problems. Example: randomized controlled trials of therapy for leukemia and sickle cell
Use information technology to manage information, access on-line medical information, and
support their own education. Example: use Medline to provide summary of current protocols
for treating Ewing sarcoma.
D. Interpersonal and Communications Skills
Students must be able to demonstrate interpersonal and communication skills that
result in effective information exchange and teaming with patients and their families.
Objectives: Students are expected to
Use effective listening skills and elicit and provide information using effective nonverbal,
explanatory, questioning, and writing skills. Example: educating parents of children with
sickle cell disease regarding the use of prophylactic penicillin and risks of pneumococcal
septicemia; providing appropriate information regarding diet in infant with iron deficiency
Work effectively with others as a member of a health care team.
E. Professionalism
Students must demonstrate a commitment to carrying out professional
responsibilities, adherence to ethical principles, and sensitivity to a diverse patient
Objective: Students are expected to
Demonstrate respect, compassion, and integrity; a responsiveness to the needs of patients that
supersedes self-interest; accountability to patients and the profession; and a commitment to
excellence and on-going professional development. Example: willingness to seek additional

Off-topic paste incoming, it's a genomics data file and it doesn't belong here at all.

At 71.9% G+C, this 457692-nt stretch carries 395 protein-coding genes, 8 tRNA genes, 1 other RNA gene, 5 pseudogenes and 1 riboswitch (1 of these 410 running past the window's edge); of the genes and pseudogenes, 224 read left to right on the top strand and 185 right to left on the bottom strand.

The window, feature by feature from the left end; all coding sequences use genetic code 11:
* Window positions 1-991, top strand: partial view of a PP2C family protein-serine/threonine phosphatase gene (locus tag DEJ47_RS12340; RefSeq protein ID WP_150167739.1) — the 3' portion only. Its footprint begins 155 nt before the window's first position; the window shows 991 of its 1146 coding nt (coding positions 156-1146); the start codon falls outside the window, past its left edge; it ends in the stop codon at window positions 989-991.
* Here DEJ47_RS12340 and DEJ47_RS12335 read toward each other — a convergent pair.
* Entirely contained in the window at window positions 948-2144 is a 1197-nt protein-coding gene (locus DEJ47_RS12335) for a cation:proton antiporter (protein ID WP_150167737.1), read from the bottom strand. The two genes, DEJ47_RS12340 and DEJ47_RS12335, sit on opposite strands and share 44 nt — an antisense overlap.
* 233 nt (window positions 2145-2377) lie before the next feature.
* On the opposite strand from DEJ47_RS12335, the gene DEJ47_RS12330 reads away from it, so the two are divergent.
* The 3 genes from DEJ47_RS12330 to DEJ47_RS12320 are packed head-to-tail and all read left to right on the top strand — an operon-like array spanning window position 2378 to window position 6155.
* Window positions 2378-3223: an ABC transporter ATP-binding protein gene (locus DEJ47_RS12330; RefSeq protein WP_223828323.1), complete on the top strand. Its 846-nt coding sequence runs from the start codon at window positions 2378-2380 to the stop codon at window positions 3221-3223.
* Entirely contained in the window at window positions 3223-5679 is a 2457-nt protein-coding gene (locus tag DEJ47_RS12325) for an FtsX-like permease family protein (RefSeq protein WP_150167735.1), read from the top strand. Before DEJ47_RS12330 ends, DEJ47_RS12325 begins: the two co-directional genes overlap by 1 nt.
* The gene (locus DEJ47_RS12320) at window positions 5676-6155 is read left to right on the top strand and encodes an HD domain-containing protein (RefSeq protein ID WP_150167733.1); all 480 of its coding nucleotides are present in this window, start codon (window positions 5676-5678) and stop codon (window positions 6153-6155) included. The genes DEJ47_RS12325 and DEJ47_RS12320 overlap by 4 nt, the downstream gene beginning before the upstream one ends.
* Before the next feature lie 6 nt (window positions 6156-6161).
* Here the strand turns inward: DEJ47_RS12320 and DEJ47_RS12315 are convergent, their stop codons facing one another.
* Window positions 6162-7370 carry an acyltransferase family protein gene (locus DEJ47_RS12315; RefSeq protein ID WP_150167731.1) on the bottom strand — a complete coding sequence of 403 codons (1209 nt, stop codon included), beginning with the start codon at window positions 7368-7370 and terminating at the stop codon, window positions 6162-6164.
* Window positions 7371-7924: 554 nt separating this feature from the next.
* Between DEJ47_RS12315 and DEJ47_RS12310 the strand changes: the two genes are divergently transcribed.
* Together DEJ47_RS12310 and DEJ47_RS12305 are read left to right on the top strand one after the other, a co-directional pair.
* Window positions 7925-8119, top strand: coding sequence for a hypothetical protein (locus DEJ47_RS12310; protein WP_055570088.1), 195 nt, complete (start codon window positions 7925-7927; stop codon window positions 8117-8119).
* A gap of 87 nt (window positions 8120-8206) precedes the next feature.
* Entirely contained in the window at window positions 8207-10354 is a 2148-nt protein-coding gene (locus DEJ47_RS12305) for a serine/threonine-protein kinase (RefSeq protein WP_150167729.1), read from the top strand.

patients for evaluation.
Demonstrate a commitment to ethical principles pertaining to provision or withholding of
clinical care and confidentiality of patient information.
Demonstrate sensitivity and responsiveness to patients’ culture, age, gender, and disabilities.
Method of Instruction:
A) Didactic
Weekly research conferences (Tuesdays, 8:15 am – 9:00 am).
Weekly Tumor Boards (Tuesdays, 4:30 pm - 5:30 pm).
Weekly fellow’s educational conferences (Wednesdays, 7:15 am - 8:00 am)
Weekly Pediatric Grand Rounds (Wednesdays, 8:15 am – 9:00 am)
B) Clinical
Students attend outpatient clinic each day and participate in multidisciplinary clinic
review conferences, team meetings, and evaluation of new and return patients with
hematologic and malignant disorders. This involves regular one on one contact with
faculty as well as interactions with fellows, residents, advanced practiced nurses, and
nursing staff. Regular review sessions of peripheral blood and bone marrow
specimens accompany these evaluations. The students will also be expected to attend
the twice-weekly conferences (on Mondays and Fridays at 8:00 am) which involve
multidisciplinary discussions of problem cases. Students also have opportunity to
attend various subspecialty team rounds and clinical sessions dealing with stem cell
transplantation (Wednesday afternoons), hemophilia (Thursday mornings), sickle cell
disease (Thursday afternoons), and the neuro-oncology (Thursday mornings).
C) Student responsibilities (and to whom accountable)
Evaluate new and return patients and present them to and discuss them with the
attending physicians and other clinic personnel. The student is responsible to the
attending physician (in clinic each day).
Method of Evaluation of Students:
Pass-Fail Grades: There are no examinations. Completion of an online evaluation by the
student is required for a pass grade. Evaluations of the student by the faculty will be
based on achievement of the stated objectives of the course. Similarly, evaluations of the
elective (by the students) will include whether the student considers that the stated
objectives of the course were achieved.